48 The Jews then said, “That clinches it. We were right all along when we called you a Samaritan and said you were crazy—demon-possessed!”
49–51 Jesus said, “I’m not crazy. I simply honor my Father, while you dishonor me. I am not trying to get anything for myself. God intends something gloriously grand here and is making the decisions that will bring it about. I say this with absolute confidence. If you practice what I’m telling you, you’ll never have to look death in the face.”
52–53 At this point the Jews said, “Now we know you’re crazy. Abraham died. The prophets died. And you show up saying, ‘If you practice what I’m telling you, you’ll never have to face death, not even a taste.’ Are you greater than Abraham, who died? And the prophets died! Who do you think you are!”
54–56 Jesus said, “If I turned the spotlight on myself, it wouldn’t amount to anything. But my Father, the same One you say is your Father, put me here at this time and place of splendor. You haven’t recognized him in this. But I have. If I, in false modesty, said I didn’t know what was going on, I would be as much of a liar as you are. But I do know, and I am doing what he says. Abraham—your ‘father’—with jubilant faith looked down the corridors of history and saw my day coming. He saw it and cheered.”
About The Message: The Bible in Contemporary Language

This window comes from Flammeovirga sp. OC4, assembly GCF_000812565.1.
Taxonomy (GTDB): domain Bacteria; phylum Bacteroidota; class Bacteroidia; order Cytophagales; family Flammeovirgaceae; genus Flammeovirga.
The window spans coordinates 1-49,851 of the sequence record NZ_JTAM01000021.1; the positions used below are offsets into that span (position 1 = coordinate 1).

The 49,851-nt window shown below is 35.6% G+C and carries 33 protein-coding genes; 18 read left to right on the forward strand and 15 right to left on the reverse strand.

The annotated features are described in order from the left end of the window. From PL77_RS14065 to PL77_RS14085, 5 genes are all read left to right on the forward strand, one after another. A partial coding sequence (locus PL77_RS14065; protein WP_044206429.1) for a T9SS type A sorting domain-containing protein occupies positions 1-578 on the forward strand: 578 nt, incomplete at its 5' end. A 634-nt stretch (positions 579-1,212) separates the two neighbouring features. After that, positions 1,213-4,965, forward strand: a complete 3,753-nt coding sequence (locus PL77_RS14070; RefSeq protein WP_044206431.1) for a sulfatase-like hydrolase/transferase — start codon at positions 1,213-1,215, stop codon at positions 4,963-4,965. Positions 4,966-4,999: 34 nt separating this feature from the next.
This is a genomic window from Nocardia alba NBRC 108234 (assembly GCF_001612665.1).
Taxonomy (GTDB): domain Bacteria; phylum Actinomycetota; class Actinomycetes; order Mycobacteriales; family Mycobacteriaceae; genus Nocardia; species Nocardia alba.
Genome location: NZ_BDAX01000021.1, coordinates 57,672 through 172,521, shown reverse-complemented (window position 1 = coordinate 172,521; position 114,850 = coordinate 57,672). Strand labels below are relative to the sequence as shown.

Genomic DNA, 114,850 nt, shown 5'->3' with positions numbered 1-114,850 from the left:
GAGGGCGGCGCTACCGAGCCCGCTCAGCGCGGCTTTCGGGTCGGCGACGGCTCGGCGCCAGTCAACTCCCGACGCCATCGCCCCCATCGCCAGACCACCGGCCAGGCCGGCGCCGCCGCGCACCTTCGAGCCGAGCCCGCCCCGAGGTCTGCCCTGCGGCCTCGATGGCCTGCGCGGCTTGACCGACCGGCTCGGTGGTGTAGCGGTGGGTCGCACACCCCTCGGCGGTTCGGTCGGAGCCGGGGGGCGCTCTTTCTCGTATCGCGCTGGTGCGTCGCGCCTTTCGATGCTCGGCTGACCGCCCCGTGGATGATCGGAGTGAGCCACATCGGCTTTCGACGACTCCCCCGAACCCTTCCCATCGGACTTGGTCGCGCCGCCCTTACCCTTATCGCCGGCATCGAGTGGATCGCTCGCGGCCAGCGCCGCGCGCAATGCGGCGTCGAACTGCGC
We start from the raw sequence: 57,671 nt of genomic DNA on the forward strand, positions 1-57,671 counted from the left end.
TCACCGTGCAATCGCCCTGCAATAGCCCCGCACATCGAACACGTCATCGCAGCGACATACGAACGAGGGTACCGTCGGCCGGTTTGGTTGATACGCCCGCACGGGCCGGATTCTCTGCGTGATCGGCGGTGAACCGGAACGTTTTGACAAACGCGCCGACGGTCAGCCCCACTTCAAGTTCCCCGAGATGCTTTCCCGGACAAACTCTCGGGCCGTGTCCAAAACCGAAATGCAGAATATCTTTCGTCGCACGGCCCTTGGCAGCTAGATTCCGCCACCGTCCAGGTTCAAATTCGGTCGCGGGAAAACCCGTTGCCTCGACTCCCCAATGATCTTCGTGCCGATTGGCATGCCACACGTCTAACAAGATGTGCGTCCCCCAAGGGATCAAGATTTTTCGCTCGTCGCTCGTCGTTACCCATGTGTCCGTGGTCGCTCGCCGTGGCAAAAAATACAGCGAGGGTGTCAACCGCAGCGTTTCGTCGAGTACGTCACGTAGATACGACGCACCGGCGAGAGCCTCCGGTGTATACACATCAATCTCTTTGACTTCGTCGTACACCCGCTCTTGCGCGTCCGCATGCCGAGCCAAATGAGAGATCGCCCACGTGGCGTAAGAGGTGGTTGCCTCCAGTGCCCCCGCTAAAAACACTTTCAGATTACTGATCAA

Many people assume that a book about a holy God should sound elevated, stately, and ceremonial. If this is how you’ve always viewed the Bible, you’re about to make a surprising discovery. The Message brings the life-changing power of the New Testament, the vibrant passion of the Psalms, and the rich, practical wisdom of Proverbs into easy-to-read modern language that echoes the rhythm and idioms of the original Greek and Hebrew. Written in the same kind of language you’d use to talk with friends, write a letter, or discuss politics, The Message preserves the authentic, earthy flavor and the expressive character of the Bible’s best-loved books. Whether you’ve been reading the Bible for years or are exploring it for the first time, The Message will startle and surprise you. And it will allow you to experience firsthand the same power and directness that motivated its original readers to change the course of history so many centuries ago.
Copyright 2005 Eugene H. Peterson.